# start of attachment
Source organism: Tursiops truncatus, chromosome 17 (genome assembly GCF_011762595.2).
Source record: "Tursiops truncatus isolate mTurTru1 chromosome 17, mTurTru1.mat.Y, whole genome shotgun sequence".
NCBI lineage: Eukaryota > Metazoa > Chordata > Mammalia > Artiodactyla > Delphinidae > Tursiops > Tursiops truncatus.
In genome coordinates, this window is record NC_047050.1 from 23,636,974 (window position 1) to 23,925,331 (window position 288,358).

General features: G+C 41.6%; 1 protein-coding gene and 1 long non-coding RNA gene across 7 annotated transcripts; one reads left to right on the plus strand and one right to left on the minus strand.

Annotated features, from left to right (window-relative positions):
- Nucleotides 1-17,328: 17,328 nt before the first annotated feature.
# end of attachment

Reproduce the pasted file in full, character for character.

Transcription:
Source organism: Tursiops truncatus, chromosome 17 (genome assembly GCF_011762595.2).
Source record: "Tursiops truncatus isolate mTurTru1 chromosome 17, mTurTru1.mat.Y, whole genome shotgun sequence".
NCBI lineage: Eukaryota > Metazoa > Chordata > Mammalia > Artiodactyla > Delphinidae > Tursiops > Tursiops truncatus.
In genome coordinates, this window is record NC_047050.1 from 23,636,974 (window position 1) to 23,925,331 (window position 288,358).

General features: G+C 41.6%; 1 protein-coding gene and 1 long non-coding RNA gene across 7 annotated transcripts; one reads left to right on the plus strand and one right to left on the minus strand.

Annotated features, from left to right (window-relative positions):
- Nucleotides 1-17,328: 17,328 nt before the first annotated feature.